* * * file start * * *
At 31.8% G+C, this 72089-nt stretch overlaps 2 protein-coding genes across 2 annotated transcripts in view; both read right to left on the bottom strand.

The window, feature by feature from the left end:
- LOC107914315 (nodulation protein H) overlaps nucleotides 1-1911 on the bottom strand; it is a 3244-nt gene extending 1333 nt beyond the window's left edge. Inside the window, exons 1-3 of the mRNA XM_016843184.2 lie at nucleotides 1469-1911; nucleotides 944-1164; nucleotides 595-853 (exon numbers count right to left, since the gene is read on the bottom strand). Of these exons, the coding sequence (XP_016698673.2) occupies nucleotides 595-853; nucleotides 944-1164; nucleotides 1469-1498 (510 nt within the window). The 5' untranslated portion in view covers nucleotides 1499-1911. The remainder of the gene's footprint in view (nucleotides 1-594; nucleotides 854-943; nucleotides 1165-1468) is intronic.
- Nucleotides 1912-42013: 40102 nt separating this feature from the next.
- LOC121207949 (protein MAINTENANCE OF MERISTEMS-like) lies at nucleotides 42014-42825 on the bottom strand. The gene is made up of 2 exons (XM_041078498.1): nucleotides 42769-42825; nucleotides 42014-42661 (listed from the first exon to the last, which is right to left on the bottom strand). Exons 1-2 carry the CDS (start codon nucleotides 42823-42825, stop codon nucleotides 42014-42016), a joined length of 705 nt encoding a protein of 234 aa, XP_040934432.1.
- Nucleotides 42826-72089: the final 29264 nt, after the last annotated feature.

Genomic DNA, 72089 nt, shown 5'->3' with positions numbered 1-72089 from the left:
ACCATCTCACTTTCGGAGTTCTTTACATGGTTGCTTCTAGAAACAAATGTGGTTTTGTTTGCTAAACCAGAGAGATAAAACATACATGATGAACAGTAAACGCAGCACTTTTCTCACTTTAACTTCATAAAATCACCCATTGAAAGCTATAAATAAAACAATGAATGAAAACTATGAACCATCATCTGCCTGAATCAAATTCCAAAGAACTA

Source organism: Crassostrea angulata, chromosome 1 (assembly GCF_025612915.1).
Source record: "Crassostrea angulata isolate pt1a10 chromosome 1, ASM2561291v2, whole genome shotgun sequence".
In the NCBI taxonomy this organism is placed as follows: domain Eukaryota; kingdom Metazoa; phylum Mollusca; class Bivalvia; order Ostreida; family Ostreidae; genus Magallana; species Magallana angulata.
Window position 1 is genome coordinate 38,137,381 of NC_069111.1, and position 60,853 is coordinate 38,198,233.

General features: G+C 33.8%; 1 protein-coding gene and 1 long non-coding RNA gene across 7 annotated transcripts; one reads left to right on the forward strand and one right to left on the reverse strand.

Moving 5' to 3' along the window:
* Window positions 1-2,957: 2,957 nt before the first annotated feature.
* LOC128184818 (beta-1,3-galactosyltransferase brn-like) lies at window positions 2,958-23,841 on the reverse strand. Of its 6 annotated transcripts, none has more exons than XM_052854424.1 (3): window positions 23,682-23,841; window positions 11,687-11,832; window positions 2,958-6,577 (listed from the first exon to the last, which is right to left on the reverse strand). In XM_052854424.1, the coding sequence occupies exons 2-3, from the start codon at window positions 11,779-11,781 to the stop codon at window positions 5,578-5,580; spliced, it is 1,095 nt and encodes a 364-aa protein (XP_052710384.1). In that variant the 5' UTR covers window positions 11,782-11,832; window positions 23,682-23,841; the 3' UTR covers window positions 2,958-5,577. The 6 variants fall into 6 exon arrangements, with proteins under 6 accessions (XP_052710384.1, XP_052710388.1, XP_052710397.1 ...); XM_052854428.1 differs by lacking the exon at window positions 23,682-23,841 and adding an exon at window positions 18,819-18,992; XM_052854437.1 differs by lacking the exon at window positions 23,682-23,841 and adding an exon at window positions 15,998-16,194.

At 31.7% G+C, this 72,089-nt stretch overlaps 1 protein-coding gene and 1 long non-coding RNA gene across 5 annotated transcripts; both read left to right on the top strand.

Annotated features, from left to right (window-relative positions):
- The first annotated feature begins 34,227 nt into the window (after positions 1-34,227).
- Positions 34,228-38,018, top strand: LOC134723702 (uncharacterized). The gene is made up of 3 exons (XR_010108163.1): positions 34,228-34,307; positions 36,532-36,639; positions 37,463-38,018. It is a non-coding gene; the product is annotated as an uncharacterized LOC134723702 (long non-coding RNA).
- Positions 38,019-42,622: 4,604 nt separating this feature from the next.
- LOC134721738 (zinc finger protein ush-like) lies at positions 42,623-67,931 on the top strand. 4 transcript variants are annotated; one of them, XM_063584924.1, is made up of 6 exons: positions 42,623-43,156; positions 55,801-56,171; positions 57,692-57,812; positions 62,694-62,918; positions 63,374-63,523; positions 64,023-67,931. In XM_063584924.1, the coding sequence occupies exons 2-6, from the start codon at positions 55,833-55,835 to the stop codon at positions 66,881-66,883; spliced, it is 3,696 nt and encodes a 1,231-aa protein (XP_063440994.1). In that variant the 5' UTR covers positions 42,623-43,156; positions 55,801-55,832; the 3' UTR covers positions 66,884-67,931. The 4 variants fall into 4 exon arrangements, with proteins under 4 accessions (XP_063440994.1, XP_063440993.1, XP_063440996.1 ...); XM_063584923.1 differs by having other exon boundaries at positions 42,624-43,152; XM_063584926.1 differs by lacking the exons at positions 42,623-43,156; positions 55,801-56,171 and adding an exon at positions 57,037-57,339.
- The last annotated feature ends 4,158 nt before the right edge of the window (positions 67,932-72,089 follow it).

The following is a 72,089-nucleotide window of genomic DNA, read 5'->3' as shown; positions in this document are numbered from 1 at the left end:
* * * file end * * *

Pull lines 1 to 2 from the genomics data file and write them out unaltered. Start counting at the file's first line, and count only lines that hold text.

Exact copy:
At 31.8% G+C, this 72089-nt stretch overlaps 2 protein-coding genes across 2 annotated transcripts in view; both read right to left on the bottom strand.

The window, feature by feature from the left end: